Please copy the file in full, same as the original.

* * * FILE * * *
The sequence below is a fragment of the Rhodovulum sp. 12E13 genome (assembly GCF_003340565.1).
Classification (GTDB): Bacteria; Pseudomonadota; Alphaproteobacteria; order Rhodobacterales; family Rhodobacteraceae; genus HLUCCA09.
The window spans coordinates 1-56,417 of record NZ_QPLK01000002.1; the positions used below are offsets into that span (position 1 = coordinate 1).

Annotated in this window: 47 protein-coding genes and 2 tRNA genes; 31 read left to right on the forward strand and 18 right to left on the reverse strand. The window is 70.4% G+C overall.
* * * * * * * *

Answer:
The sequence below is a fragment of the Rhodovulum sp. 12E13 genome (assembly GCF_003340565.1).
Classification (GTDB): Bacteria; Pseudomonadota; Alphaproteobacteria; order Rhodobacterales; family Rhodobacteraceae; genus HLUCCA09.
The window spans coordinates 1-56,417 of record NZ_QPLK01000002.1; the positions used below are offsets into that span (position 1 = coordinate 1).

Annotated in this window: 47 protein-coding genes and 2 tRNA genes; 31 read left to right on the forward strand and 18 right to left on the reverse strand. The window is 70.4% G+C overall.